Here’s Why You Shouldn’t Tell Parents to Enjoy Every Moment

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If you have young children, you have likely heard some iteration of the phrase, “Enjoy every moment,” repeatedly. They are the words uttered to you with a smile by the store cashier as she sees your toddler yanking at your hand. It is the comment on your Facebook post about finally getting the kids to bed.

Being a new parent is tough, but not tough enough to ever be sad, angry or even just a tiny bit annoyed by the situation.

That is what you are telling a new parent when you say, “Enjoy every moment.”

Take the time to think about why this phrase is problematic.

It is a command

You are ordering us to feel joyous. This dismisses whatever emotions we are actually having and puts us in a situation where we have to defend our true feelings or surrender to your command in order to be happy.

It is intrusive

Would you ever approach a young couple, in the midst of a heated fight, and tell them, “Enjoy every moment”? Of course not. Because, that would be insane. Why then is it okay to say it to a new parent? For some reason, kids give everyone a free pass to interject their unsolicited advice.

It is harmful

I know many of you think they are just words and that we should all lighten up. But, for someone struggling with motherhood, being told to “Enjoy every moment” invalidates her feelings and may keep her from getting the help she needs. When she hears those words, she may think she is doing something wrong and suppress her true emotions. With postpartum depression a real and growing problem, we need to let moms be free to feel the way they do.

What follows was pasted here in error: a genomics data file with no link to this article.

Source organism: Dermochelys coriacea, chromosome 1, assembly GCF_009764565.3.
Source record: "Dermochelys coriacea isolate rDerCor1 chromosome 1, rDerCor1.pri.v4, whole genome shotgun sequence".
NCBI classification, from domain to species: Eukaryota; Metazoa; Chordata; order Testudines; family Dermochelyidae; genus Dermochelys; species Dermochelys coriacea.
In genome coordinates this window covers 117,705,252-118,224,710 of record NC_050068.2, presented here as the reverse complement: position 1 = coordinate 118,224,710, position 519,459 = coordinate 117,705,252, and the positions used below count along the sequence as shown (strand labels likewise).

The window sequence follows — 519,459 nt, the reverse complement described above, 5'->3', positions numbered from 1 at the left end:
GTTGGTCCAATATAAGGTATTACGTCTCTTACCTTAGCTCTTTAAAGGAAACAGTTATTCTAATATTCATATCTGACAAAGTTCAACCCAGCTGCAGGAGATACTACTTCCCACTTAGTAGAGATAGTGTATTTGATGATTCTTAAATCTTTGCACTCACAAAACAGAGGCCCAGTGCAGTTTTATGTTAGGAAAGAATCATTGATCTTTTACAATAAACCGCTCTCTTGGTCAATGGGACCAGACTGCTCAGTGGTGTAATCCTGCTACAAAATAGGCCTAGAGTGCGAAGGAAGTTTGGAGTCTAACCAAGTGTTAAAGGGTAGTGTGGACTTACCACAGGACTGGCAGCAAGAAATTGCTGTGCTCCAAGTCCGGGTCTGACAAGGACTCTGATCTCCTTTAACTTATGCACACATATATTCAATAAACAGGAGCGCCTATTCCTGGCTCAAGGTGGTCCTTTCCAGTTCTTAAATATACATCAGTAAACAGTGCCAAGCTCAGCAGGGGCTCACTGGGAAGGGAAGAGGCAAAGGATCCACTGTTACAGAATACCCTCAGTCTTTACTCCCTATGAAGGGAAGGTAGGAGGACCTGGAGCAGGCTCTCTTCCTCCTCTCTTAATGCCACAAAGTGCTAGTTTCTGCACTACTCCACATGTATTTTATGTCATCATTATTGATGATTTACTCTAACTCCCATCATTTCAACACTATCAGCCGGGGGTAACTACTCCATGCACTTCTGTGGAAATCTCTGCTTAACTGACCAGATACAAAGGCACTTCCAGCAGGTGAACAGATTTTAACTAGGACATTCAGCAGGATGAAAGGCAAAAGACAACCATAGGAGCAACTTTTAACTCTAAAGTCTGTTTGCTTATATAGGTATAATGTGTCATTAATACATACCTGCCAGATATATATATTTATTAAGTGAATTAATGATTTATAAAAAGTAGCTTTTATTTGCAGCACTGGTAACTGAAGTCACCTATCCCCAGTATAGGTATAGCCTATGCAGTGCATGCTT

It is arrogant

When you say, “Enjoy every moment,” you are telling a new mother that you know her life better than she does. You disregard her unique experience as a parent and imply you know best how she should feel at all times.

It is judgmental

Parents today are barraged with constant criticism. In my early days as a mother, I never knew if I was doing anything right. And, hearing that I should “Enjoy every moment” made me feel like I was failing, if I wasn’t happy all the time.

What then does a person with good intentions say to a new mother? Something that acknowledges the reality of new parenthood with a dose of encouragement. Once, while I was  dealing with an epic toddler tantrum, a woman approached me and told me her daughter used to do the same thing and was now a successful young woman. Hearing that assured me I am not alone and even the most willful kids can grow into accomplished adults.

If you really need a comforting phrase, try this: “It won’t last forever.” When people say those words to me, I know they are both reminding me to savor the good times, but also assuring me the tough stuff will be over soon.

Or better yet, don’t speak, act. On a trip to the grocery shortly after my youngest was born, I was struggling with a heavy shopping cart, while trying to manage my hungry baby and whiny toddler. The strange man in front of me in the checkout line kindly let me pass him and helped unload my groceries onto the conveyor belt. By doing that, he actually made it a bit easier to enjoy being a mom.

I realize there is one time when someone saying, “Enjoy every moment” to a new parent truly comes from a good place, and that is if he or she has lost a child. I never want to imagine what that is like, and I know those parents wish they could have had another moment, even the not-so-good ones. To these parents, I hear you, and please know I, and I believe most parents, are doing our best to appreciate what we have, even if it isn’t always easy.

How do you feel when people tell you, “Enjoy every moment?” Sound off, below.

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This post originally appeared on the blog, Maybe I’ll Shower Today.

Gail Hoffer-Loibl is a mother of two spirited boys who inspire her to share her thoughts on parenting, kids and life in general. She writes at Maybe I’ll Shower Today. You can find her on Facebook, Twitter and Instagram.

1 COMMENT

  1. Thank you for saying this so well. I always tell new moms to ignore the people who tell them to enjoy every moment, because every moment is not enjoyable. Some are boring, some are tedious, and some just downright suck. I can be grateful for my children and the chance I’ve had to be a mother and still be tired, annoyed, frustrated, or (gasp!) angry sometimes.

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